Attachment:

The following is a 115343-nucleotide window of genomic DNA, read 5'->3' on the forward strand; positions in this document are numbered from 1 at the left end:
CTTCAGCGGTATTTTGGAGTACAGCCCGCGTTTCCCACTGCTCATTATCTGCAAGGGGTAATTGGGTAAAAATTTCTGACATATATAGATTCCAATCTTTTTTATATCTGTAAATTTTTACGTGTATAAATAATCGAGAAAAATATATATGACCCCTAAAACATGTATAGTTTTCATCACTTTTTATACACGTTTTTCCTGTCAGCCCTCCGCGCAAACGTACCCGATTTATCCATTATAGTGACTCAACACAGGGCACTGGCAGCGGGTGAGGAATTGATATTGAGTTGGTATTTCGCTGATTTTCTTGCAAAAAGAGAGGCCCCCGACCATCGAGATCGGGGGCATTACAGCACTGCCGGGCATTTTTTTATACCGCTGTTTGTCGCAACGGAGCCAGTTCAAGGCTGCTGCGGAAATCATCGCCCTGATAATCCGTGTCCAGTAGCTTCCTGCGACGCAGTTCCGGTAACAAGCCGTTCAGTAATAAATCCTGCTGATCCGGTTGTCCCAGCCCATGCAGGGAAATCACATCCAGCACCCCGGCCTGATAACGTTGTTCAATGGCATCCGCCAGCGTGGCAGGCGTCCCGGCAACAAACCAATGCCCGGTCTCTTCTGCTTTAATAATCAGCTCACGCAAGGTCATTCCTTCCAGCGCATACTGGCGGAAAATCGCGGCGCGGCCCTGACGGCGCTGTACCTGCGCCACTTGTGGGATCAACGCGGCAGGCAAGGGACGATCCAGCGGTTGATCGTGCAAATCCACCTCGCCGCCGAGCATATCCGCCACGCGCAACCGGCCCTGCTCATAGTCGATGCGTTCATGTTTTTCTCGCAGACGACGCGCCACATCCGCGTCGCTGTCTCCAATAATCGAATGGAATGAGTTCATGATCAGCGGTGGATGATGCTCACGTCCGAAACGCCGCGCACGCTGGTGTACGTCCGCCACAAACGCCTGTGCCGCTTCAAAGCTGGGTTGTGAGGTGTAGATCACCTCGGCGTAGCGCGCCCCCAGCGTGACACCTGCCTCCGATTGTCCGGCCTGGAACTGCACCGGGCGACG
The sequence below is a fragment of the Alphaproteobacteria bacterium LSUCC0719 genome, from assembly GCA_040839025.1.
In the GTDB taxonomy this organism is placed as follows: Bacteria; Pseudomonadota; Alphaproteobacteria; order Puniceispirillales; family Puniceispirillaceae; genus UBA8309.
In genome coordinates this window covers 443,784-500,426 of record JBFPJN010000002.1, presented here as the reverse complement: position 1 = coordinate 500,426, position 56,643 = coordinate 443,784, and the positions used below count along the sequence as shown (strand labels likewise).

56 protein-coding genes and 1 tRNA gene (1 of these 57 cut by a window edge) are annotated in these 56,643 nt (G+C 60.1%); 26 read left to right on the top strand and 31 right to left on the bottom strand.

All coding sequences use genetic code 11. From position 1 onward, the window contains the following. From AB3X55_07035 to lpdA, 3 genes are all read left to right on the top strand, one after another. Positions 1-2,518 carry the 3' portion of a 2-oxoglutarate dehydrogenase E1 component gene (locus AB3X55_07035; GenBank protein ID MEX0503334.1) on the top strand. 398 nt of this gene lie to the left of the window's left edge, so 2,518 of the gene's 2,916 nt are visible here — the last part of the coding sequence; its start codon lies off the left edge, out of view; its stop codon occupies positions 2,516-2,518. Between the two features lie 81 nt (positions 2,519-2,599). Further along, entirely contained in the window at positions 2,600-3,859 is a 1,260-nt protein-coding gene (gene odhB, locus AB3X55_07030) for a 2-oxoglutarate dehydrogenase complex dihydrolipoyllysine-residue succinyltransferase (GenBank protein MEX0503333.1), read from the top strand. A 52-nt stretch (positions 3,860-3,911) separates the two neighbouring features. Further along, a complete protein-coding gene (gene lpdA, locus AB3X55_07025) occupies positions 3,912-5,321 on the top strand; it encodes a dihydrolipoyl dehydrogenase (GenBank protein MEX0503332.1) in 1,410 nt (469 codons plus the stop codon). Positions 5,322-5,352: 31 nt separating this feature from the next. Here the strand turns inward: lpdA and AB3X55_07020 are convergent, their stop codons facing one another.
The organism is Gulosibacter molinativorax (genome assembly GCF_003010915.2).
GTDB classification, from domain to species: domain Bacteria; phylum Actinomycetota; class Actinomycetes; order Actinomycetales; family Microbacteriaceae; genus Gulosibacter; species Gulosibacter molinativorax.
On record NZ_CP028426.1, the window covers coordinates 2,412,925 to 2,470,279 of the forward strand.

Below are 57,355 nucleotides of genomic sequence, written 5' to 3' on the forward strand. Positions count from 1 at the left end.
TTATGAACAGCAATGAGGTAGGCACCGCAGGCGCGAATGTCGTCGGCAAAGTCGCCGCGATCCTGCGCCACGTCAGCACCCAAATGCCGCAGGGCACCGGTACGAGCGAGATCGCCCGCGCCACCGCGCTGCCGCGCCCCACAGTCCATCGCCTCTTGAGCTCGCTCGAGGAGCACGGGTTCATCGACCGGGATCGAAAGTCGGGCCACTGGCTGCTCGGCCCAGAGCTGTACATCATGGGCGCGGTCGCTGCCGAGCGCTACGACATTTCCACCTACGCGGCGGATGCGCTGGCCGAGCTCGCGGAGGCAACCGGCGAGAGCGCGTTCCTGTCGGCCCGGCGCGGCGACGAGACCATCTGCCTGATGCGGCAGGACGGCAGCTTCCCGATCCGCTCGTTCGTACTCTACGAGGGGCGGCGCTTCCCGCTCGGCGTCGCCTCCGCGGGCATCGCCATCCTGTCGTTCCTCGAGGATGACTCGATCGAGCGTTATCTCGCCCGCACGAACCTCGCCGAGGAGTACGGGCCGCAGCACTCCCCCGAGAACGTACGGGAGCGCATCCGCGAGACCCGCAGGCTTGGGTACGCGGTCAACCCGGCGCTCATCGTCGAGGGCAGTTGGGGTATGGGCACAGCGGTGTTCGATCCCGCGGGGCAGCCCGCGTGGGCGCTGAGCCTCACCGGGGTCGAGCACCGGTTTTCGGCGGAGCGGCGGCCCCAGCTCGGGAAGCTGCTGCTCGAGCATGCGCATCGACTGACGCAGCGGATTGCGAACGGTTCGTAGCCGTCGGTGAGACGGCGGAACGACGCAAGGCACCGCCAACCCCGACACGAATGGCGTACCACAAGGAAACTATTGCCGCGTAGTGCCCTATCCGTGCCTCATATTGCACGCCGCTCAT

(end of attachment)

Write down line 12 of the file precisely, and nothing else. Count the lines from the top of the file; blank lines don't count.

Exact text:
TTATGAACAGCAATGAGGTAGGCACCGCAGGCGCGAATGTCGTCGGCAAAGTCGCCGCGATCCTGCGCCACGTCAGCACCCAAATGCCGCAGGGCACCGGTACGAGCGAGATCGCCCGCGCCACCGCGCTGCCGCGCCCCACAGTCCATCGCCTCTTGAGCTCGCTCGAGGAGCACGGGTTCATCGACCGGGATCGAAAGTCGGGCCACTGGCTGCTCGGCCCAGAGCTGTACATCATGGGCGCGGTCGCTGCCGAGCGCTACGACATTTCCACCTACGCGGCGGATGCGCTGGCCGAGCTCGCGGAGGCAACCGGCGAGAGCGCGTTCCTGTCGGCCCGGCGCGGCGACGAGACCATCTGCCTGATGCGGCAGGACGGCAGCTTCCCGATCCGCTCGTTCGTACTCTACGAGGGGCGGCGCTTCCCGCTCGGCGTCGCCTCCGCGGGCATCGCCATCCTGTCGTTCCTCGAGGATGACTCGATCGAGCGTTATCTCGCCCGCACGAACCTCGCCGAGGAGTACGGGCCGCAGCACTCCCCCGAGAACGTACGGGAGCGCATCCGCGAGACCCGCAGGCTTGGGTACGCGGTCAACCCGGCGCTCATCGTCGAGGGCAGTTGGGGTATGGGCACAGCGGTGTTCGATCCCGCGGGGCAGCCCGCGTGGGCGCTGAGCCTCACCGGGGTCGAGCACCGGTTTTCGGCGGAGCGGCGGCCCCAGCTCGGGAAGCTGCTGCTCGAGCATGCGCATCGACTGACGCAGCGGATTGCGAACGGTTCGTAGCCGTCGGTGAGACGGCGGAACGACGCAAGGCACCGCCAACCCCGACACGAATGGCGTACCACAAGGAAACTATTGCCGCGTAGTGCCCTATCCGTGCCTCATATTGCACGCCGCTCAT